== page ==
When Plus-Size Clothes Are Barely an Option

On this week‘s episode of Roommate (룸메이트), comedian Lee Guk Joo invited fellow comediennes Kim Min Kyung and Hong Yoon Hwa over to the share house. We’re introduced to them getting out of the car as “the three fatties”. Yes, all 3 of them are plus-sized; a characteristic that seems to be common among ‘gagwomen’ (Korean comediennes), but not so common among idols and actresses.

Lee Guk Joo for Vogue

Lee Guk Joo for Vogue


As Guk Joo showed her friends around the house, Min Kyung joked that she had a similar outfit Guk Joo was wearing in a photo. The ladies then started talking about how they each had the same items the other was wearing. The conversation concluded with Lee Guk Joo, “It’s hard to find clothes in our size. So we all wear the same thing.” Even though I’m not eager to jump on fashion trends, that statement really saddened me.

It is relatively easy for plus-size women in the US to find women’s clothes regardless of price. We have Avenue and Lane Bryant in our shopping centers. Thrift stores, Ross, Target and other low-end retailers carry clothes in many sizes and styles. Online offerings from Amazon broaden our choices along with smaller shops like eShakti, clothes share store Gynnie Bee, and various designers on Etsy. Initially, I just thought they could shop from those stores. Then I remembered that the use of English and unfamiliar sizing scales would create a hassle, never mind shipping.

I’ve noticed that when they go clothes shopping in Korean variety shows, the bigger men usually just start looking for things to wear, while the bigger women often hang back and don’t bother looking. They want to wear the cute clothes like other cast members, but it’s limited. The big joke is to put them in shapeless farmer work wear or tell them to go get a tent.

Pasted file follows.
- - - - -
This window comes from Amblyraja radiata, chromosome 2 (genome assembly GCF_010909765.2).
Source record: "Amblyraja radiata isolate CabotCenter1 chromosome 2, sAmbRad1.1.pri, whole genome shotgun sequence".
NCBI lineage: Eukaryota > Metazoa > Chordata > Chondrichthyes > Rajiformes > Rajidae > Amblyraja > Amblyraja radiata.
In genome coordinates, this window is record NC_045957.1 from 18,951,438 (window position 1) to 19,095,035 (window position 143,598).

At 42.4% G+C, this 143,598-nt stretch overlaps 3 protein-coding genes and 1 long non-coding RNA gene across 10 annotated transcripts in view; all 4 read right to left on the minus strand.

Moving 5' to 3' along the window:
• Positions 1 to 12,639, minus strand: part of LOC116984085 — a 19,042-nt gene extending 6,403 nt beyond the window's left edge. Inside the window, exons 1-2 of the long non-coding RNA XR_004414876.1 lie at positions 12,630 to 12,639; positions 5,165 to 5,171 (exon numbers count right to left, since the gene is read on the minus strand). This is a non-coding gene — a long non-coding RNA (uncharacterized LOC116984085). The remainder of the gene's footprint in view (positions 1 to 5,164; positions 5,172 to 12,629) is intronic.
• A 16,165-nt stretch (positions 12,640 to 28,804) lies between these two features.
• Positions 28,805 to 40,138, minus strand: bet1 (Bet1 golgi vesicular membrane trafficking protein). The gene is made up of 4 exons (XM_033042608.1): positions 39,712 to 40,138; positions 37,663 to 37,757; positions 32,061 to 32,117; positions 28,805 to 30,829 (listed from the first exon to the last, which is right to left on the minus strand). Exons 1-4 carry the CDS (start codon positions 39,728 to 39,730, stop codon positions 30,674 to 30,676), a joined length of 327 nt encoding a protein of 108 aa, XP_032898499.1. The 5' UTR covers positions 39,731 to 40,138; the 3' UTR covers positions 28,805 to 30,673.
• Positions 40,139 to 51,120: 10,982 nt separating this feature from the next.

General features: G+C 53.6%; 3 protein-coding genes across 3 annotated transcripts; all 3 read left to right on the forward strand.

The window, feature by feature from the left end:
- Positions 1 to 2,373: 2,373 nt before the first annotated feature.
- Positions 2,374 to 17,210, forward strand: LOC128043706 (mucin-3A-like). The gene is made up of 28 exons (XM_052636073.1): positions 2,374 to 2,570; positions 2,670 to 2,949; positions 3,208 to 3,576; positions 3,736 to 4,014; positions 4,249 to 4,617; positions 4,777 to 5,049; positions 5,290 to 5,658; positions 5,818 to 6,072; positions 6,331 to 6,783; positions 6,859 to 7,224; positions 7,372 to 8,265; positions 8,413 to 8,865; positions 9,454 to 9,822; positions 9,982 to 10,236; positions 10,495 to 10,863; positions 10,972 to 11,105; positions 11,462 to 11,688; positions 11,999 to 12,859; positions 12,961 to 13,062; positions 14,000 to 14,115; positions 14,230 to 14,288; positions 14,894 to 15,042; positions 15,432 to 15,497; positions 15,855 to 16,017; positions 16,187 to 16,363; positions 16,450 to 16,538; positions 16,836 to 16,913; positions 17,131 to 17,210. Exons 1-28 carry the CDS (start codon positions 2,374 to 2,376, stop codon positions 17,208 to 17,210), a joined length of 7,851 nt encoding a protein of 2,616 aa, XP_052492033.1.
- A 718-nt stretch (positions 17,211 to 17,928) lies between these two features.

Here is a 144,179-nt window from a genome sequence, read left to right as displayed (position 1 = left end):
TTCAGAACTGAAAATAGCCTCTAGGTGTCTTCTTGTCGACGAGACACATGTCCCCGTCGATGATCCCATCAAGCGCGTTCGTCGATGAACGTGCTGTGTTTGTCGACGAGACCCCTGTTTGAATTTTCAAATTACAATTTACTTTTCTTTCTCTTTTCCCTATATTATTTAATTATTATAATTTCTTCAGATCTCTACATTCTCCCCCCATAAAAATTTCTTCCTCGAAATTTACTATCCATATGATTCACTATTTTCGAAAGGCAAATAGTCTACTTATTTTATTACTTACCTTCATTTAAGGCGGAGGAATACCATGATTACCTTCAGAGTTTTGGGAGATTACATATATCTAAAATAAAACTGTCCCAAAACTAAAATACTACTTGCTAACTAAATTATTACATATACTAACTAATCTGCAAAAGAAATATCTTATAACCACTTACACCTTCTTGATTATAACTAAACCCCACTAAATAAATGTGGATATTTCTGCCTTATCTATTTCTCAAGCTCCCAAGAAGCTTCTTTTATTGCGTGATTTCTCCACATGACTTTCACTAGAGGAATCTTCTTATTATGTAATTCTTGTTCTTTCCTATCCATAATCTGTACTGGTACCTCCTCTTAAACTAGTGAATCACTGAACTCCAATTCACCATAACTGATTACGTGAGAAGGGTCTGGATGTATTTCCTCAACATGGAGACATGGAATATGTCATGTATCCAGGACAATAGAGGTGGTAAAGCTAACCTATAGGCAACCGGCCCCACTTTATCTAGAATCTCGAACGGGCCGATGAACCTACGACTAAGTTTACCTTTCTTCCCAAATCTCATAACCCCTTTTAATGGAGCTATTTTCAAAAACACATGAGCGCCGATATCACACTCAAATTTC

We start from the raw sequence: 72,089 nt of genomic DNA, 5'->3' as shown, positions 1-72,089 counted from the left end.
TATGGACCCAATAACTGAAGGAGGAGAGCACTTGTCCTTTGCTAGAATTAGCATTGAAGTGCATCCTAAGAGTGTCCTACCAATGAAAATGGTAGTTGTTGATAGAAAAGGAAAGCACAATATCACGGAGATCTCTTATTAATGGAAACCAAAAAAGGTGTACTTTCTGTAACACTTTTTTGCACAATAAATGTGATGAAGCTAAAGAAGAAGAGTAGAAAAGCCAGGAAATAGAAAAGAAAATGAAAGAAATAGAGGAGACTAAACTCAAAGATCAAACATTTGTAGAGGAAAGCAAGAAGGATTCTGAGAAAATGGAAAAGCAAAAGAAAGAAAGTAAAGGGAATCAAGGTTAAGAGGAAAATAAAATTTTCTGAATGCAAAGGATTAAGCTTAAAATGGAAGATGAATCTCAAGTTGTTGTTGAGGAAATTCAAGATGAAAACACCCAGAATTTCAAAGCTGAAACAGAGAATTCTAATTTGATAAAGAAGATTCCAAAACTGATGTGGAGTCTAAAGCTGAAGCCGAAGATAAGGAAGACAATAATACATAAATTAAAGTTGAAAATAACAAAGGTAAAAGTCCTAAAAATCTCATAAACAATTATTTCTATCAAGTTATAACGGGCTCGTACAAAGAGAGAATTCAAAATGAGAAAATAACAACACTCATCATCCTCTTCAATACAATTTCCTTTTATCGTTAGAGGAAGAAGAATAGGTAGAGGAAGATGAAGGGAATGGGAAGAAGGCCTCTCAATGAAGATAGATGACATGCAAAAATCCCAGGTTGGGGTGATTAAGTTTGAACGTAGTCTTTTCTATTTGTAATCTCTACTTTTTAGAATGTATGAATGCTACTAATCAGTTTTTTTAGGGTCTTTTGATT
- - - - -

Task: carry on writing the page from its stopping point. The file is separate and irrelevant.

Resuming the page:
photo malarkey.gif

If you visit the shopping pages on portal sites Daum or Naver, one thing you’ll notice in individual shops is the lack of sizing information on particular items. That is far more common than finding size options on most clothing items (pants excluded). On rare occasions, some Korean shopping sites will have links to “66 – 77”. That’s their plus-size limit. To put it in US terms, that in the 8/10 – 12 range. Korean sizes for women tend to cap at 88, which is a size 14.

As a plus-size woman in the US, my biggest hurdle–outside of price–is finding something that’s flattering and fits my curvy bits. Styling and taste are just 2 reasons I mostly wear men’s clothing. Currently, I’m wearing a men’s green v-neck sweater from Old Navy. I paid $15 for it and it fit well. The women’s version of this sweater was made with thinner material, the arms were too tight and it costs $30. I looked stuffed into the women’s sweater. The men’s sweater falls neatly in all the right places. Still, I really don’t enjoy clothes shopping because it’s too time consuming to find something I like that fits well. I couldn’t even imagine what a headache it is in South Korea.

What is plus-size shopping like in your country?